Now, am I a fan of the way Rogers does business? Hell no. I’m as progressive/anti-capitalist a person as you’re going to find writing about baseball. Obviously being run by a corporation does not help the Jays…corporations care about the bottom line and that’s it. Do I suspect that Rogers is hoarding much of the money it makes off the back of the Jays’ TV revenue? Of course I do and of course they are. Is it getting in the way of the baseball operations? Not yet and maybe not ever. The Jays have one of the most respected front offices and well run organizations around. Patience is needed; corporate overlords notwithstanding.

      Remember, Rogers will spend money if it deems it profitable to do so…following the Rangers’ model will allow that to happen.

      • Team’s expenditures seem to always be measuring in player payroll and its rankings, but I’d like to see the ‘Baseball Related Expenditures’ for all 30 clubs and how they measure up, and how they differ from payroll rankings. I believe the Jays still have the largest scouting department in the majors but that’s never taken into consideration by people claiming that Rogers is unwilling to spend on the team. Things like IFAs, draft bonuses, cash transferred in trades and the Rule 5 Draft would all fall under this ‘B.R.E.’ number – you could also include front office staff salaries. It’s a tall order, and I don’t expect the new version of Cot’s to be able to gather all the information (especially the parts that aren’t made public) but it might provide some interesting insight.

        • That should say “measured” in the first sentence. Jeez, you’d think my first language was Danish or something!

  2. Denmark’s GDP is in the billions – with a ‘b’ – not millions. A simple googling of Denmark GDP returns $310 billion USD.

    • wow, you’re totally right. I misread the source I was going on. This would roughly be why I’m not a math or economics major. Thanks, I’ll fix it

  3. Thanks for the response but I think your being a bit simplistic here. As a tried and true capitalist, including a long stint within a certain pension plan that owned a certain sports entity in town, I can tell you that there are all sorts of reasons for spending within large corporations with different cost and profit centers. I guarantee you the guys at Rogers Media and Wireless are all for having the Blue Jays as content but surely will fight tooth and nail before any of their divisions revenues are attributed back to the Jays. I would like the intelligent media like yourselves to hold Rogers’ feet to the fire when it comes to allocating value to the Blue Jays and putting a winning product on the field. That doesn’t mean spend for the sake of spending, but spending intelligently withing AA’s plan.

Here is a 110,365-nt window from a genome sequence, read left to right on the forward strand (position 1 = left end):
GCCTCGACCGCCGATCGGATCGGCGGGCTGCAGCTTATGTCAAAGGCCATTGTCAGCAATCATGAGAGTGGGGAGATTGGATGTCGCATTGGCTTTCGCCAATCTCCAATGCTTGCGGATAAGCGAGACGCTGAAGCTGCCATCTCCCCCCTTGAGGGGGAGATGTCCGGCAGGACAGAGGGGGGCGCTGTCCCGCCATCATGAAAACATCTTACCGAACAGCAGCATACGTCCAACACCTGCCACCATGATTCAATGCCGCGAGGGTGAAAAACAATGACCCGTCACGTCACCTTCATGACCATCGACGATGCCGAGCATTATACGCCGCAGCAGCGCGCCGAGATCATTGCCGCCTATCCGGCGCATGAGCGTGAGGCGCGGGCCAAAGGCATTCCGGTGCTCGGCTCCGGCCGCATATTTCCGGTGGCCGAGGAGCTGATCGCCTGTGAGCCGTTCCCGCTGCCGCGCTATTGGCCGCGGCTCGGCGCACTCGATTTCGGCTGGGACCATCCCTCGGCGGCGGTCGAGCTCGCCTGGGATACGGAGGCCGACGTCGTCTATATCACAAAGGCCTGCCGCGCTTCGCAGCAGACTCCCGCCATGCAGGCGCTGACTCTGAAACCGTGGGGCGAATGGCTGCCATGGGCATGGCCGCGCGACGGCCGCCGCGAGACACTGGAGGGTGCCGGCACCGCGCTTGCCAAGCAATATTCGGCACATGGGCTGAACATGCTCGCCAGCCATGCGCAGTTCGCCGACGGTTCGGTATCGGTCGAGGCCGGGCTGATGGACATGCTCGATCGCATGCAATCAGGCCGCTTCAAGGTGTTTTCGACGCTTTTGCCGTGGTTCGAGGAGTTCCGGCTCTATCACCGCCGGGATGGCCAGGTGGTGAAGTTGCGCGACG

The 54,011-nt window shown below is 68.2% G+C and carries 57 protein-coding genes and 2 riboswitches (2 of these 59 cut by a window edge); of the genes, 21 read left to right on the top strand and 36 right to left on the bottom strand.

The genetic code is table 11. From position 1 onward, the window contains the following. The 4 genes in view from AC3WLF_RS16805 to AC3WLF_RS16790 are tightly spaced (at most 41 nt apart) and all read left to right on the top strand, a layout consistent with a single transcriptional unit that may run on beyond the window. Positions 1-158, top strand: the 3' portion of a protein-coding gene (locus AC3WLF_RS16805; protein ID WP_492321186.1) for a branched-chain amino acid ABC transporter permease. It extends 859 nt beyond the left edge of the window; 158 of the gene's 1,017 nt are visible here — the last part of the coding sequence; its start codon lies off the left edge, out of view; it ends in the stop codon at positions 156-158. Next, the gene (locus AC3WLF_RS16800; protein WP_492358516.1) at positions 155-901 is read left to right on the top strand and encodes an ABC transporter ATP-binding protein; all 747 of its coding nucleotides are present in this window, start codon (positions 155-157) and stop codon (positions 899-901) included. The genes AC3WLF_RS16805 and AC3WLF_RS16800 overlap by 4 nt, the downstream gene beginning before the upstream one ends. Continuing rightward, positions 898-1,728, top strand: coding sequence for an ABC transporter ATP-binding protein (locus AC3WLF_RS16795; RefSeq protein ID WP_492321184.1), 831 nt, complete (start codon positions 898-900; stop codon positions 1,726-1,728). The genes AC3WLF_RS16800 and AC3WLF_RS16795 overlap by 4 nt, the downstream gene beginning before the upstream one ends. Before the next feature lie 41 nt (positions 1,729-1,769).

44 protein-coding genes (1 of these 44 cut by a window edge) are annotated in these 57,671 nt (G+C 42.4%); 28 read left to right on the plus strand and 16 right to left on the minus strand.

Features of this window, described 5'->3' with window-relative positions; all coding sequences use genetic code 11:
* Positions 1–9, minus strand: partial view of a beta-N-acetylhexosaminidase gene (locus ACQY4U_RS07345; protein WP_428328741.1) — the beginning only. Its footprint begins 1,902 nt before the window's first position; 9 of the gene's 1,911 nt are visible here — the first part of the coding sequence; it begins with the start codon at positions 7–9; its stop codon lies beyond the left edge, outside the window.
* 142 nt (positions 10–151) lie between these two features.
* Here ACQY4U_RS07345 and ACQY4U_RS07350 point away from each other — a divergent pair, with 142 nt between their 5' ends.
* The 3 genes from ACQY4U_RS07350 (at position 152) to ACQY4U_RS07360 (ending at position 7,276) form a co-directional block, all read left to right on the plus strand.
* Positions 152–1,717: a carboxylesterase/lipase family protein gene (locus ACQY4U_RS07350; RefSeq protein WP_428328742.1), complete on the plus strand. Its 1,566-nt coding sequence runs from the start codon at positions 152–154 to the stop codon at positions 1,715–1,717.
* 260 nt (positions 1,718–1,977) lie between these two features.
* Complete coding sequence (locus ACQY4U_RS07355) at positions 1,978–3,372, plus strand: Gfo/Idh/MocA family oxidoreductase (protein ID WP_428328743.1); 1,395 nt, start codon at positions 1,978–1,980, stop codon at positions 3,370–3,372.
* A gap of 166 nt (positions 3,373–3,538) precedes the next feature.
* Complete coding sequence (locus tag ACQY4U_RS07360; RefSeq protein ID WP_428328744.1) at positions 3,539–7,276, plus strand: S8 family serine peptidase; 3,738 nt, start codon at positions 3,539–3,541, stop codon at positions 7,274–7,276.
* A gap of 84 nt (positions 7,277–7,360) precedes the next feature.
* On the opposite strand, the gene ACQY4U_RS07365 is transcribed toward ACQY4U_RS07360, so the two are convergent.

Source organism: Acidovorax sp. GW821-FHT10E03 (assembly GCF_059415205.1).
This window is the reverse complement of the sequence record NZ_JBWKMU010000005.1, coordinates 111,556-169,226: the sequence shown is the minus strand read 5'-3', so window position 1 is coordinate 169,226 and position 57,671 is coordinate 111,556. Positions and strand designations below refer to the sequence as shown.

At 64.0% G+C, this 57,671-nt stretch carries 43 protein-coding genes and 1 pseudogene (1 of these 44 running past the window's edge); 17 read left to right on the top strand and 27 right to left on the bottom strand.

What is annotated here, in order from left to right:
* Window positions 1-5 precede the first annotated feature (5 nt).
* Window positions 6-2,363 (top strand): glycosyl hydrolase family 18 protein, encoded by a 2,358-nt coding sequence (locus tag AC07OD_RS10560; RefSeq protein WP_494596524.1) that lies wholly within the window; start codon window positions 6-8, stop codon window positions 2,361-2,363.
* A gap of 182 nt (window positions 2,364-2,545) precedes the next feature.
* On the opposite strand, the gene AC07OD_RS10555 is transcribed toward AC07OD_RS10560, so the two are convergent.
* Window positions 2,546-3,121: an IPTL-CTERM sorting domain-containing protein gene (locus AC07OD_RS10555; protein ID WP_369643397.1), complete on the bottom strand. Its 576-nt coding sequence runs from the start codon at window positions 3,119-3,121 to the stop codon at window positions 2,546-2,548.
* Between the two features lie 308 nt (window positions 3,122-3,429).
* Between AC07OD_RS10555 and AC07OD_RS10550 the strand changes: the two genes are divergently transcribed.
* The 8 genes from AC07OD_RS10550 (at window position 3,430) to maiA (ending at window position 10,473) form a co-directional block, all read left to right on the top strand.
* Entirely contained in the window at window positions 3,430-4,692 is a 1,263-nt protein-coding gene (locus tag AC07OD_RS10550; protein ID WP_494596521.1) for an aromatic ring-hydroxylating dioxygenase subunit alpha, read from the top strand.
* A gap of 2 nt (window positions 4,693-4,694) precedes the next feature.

AA said himself he wished he didn’t have to give up Molina for Sanchez. Are you saying that if Rogers gave AA payroll parameters of 100-120mm tomorrow that he wouldn’t be able to improve the team? Prince Fielder wouldn’t help for the next few years of Bautista’s prime? Really? Do you not think that if we agree to take on a contract like Figgins, that Seattle would not listen to a deal for Felix? Or that the Giants wouldn’t listen to a deal for Matt Cain if we also took Zito?

    Also, the point about spending on scouts and int’l signings is incomplete. Yes, that is the foundation for building a winner. But scouts are paid 50k-100k per year. We annually spend the total of one traditional free agent on int’l signings. Compared to player salaries, those items give the organization great bang for the buck but are not a significant cost.

    My point is that there has been a sea change in the value of premium sports content in the past few years, and it is not being talked about in relation to Rogers’ value gained from owning the Blue Jays and their lack of willingness to spend to win, instead of waiting to win before spending. Rogers and Bell just paid 2Billion, including assumed debt, for MLSE. That is largely because of the value of the content for advertising.

    If a portion of that change in value was given to AA to spend I believe he would use it in a very intelligent manner that maximizes value and puts a winner on the field in 2012. I believe the changes made in the 2nd half and so far this offseason, have added 8-10 wins over last years’ total. We are close. A more realistic allocation of Jays-related revenue back to the team would give us a much better shot at playoffs this year. In AA we trust, and so should Rogers.

  4. Good writing, but please take heed — only one space after a period!

    See here: http://www.slate.com/articles/technology/technology/2011/01/space_invaders.single.html

    Thanks!